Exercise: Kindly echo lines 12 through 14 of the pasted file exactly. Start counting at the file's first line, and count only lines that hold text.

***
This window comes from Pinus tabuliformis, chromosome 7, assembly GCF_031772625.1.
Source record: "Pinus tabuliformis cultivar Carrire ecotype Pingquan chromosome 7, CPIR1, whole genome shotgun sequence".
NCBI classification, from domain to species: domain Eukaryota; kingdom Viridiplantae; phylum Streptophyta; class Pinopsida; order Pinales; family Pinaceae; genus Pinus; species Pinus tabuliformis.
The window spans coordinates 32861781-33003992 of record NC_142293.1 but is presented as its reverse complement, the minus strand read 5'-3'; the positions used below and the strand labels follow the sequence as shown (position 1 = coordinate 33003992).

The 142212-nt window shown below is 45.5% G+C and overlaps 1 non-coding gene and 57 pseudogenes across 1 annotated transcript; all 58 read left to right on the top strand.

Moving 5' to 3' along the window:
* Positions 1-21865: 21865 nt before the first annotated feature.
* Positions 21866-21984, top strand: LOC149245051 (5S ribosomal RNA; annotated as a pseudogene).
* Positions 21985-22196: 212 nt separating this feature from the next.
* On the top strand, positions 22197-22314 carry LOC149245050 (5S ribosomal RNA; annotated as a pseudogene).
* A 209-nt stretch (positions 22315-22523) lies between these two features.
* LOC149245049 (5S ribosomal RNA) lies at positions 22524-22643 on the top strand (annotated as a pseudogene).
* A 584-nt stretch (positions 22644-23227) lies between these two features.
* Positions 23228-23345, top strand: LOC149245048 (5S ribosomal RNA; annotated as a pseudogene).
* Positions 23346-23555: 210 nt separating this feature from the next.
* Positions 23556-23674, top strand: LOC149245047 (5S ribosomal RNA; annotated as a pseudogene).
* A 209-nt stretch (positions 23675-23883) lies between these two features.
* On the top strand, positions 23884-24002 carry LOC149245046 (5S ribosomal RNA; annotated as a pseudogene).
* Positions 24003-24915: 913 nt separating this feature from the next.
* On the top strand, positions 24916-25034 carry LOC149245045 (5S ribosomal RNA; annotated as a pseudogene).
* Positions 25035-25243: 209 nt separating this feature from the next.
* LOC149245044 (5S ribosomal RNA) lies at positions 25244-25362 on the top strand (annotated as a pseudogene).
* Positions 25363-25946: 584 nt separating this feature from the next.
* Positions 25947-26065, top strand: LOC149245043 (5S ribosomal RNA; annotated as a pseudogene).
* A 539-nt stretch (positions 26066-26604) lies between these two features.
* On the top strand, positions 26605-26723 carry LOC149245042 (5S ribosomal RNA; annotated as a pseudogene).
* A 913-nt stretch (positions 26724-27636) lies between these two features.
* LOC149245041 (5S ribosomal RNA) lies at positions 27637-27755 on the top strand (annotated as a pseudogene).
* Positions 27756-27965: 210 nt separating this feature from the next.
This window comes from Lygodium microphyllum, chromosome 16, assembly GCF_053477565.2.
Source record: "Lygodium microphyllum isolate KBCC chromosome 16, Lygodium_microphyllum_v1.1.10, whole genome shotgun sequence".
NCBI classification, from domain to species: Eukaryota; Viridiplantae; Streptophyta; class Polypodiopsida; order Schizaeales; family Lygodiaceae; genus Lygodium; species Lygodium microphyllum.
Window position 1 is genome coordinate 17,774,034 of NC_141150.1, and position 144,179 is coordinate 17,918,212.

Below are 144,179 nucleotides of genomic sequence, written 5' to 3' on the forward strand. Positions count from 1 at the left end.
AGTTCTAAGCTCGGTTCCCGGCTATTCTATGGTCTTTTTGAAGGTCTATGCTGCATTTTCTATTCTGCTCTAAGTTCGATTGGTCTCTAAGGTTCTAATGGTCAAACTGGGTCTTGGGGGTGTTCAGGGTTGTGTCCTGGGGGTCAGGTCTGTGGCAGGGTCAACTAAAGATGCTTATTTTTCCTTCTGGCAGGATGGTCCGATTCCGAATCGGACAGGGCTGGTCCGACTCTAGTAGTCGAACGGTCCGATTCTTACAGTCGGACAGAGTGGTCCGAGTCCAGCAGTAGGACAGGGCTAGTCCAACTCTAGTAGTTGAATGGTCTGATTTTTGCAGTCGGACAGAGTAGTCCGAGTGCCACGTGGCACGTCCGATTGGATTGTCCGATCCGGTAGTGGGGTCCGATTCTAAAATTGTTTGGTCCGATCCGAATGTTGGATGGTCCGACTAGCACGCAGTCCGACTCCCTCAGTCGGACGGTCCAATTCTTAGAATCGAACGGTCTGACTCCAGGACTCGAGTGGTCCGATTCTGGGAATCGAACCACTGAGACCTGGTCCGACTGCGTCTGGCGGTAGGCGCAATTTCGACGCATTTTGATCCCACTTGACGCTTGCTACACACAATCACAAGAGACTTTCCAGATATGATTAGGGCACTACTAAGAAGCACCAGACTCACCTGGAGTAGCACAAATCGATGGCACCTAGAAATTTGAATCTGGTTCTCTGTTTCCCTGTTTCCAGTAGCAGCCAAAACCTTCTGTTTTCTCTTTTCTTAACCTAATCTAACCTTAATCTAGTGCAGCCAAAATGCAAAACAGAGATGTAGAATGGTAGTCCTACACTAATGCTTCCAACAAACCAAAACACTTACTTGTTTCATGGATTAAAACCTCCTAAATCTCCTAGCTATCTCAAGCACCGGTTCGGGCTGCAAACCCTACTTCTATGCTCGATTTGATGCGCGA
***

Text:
* LOC149245049 (5S ribosomal RNA) lies at positions 22524-22643 on the top strand (annotated as a pseudogene).
* A 584-nt stretch (positions 22644-23227) lies between these two features.
* Positions 23228-23345, top strand: LOC149245048 (5S ribosomal RNA; annotated as a pseudogene).